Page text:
Latimer is in the beautiful valley of the river Chess. The village is centred round a small triangular green, although the parish extends several miles in a mainly northerly direction.
The history of the village dates back to Roman times and there are the buried remains of a building thought to be about 80 AD.
The first mention of a mansion at Latimer is in 1194. In the 19th century it became the property of Charles Compton Cavendish who, in 1858 became Lord Chesham of Chesham.

In 1939 Latimer House was requisitioned by the government and used as an interrogation centre for German and Italian prisoners of war. At the end of hostilities and after the property had remained empty for nearly a year, a college for the joint services was founded. In 1983 this college was moved to Greenwich.

On the village green is the pump which supplied water to the residents until about 50 years ago, when the water company laid on a main supply; one tap per household.

Also on the green is an unusual obelisk in honour of local men who fought in the Boer War. By the side of this memorial is a stone mound bearing plaques with the following 'The horse ridden by General de Villebois Mareuil at the Battle of Boshof, S. Africa, 5th. April 1900 in which the General was killed and the horse wounded'. On the other side the inscription reads 'Villebois, Brought to England by Major General Lord Chesham KCB in 1900. Died 5th. Feb. 1911.' These features arouse great interest in the many visitors who admire the village of Latimer set in the most beautiful countryside of Buckinghamshire.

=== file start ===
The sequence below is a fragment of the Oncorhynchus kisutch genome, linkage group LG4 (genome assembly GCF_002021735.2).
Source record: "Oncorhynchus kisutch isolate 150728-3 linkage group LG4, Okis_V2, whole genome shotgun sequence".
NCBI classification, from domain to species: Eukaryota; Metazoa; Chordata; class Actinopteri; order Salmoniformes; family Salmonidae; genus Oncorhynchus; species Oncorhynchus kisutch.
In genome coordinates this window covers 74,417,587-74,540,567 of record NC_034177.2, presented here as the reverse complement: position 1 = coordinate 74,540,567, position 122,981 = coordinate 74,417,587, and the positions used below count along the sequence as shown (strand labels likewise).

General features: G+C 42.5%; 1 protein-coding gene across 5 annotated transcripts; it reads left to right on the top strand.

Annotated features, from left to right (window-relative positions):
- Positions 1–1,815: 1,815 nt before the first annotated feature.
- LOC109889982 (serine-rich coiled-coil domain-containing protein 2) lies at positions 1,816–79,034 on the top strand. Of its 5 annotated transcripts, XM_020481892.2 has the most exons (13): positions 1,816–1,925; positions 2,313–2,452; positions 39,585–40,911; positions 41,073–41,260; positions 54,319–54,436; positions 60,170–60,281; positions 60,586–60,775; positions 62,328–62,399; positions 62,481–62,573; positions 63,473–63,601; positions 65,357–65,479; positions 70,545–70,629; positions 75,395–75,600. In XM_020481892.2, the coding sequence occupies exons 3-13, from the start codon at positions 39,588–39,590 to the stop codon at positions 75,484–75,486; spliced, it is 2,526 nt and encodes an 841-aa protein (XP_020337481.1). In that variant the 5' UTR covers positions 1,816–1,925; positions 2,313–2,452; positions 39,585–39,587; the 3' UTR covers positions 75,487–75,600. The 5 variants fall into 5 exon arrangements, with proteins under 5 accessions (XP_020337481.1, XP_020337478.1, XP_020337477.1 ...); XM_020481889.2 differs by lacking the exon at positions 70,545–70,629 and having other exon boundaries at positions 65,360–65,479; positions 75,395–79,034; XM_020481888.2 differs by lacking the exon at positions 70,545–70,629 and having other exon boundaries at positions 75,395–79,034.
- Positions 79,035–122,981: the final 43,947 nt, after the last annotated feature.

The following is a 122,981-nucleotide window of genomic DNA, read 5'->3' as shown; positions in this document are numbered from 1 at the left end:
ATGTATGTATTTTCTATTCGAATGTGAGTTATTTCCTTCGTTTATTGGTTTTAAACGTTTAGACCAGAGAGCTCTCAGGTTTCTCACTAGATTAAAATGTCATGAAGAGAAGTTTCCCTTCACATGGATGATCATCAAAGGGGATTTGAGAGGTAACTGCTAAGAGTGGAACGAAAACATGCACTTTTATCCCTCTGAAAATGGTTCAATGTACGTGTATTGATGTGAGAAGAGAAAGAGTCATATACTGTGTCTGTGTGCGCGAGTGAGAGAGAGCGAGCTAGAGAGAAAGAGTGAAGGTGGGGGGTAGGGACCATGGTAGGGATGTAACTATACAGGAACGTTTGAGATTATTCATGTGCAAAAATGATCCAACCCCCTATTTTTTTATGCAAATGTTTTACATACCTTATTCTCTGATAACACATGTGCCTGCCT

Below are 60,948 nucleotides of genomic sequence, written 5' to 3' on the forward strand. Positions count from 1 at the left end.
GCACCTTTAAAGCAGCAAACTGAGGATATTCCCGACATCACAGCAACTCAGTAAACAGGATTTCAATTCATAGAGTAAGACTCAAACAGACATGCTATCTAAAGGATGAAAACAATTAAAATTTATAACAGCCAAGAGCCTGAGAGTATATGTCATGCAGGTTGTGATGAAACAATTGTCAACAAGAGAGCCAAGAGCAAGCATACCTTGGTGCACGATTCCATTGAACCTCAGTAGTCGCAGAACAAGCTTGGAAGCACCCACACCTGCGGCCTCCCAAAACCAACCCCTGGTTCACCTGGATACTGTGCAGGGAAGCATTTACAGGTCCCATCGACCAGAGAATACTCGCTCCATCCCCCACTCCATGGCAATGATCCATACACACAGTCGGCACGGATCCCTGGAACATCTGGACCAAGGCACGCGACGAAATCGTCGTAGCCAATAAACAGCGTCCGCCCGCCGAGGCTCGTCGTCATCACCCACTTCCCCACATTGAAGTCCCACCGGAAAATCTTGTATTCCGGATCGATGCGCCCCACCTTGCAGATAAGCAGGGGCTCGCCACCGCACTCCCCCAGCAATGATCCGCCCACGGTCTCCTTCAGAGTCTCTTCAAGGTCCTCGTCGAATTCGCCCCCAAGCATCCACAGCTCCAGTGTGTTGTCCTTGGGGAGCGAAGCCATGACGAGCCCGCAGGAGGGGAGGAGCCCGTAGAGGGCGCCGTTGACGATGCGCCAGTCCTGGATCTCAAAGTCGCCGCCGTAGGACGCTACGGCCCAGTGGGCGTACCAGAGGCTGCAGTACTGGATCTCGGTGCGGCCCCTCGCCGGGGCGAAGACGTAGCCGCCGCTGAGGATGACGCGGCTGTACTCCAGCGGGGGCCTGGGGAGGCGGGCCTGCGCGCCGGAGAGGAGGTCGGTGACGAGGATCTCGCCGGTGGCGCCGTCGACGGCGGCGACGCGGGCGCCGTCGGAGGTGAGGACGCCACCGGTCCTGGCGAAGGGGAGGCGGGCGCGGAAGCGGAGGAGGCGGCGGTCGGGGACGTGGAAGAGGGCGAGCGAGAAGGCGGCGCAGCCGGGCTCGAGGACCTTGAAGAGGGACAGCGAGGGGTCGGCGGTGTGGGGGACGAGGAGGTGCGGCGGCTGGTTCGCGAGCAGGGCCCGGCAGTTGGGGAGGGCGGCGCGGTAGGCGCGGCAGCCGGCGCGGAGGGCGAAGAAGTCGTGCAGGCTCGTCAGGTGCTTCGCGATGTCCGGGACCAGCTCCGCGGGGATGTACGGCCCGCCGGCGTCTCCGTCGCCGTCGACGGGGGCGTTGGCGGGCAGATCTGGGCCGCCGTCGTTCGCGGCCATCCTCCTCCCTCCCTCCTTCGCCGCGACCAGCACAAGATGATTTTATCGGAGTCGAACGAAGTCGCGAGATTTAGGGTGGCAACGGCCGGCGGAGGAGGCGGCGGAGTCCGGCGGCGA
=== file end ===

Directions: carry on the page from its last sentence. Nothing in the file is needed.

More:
Article written by members of the Buckinghamshire Federation of Women's Institutes for the publication "The Buckinghamshire Village Book" (1987) and reproduced here with their permission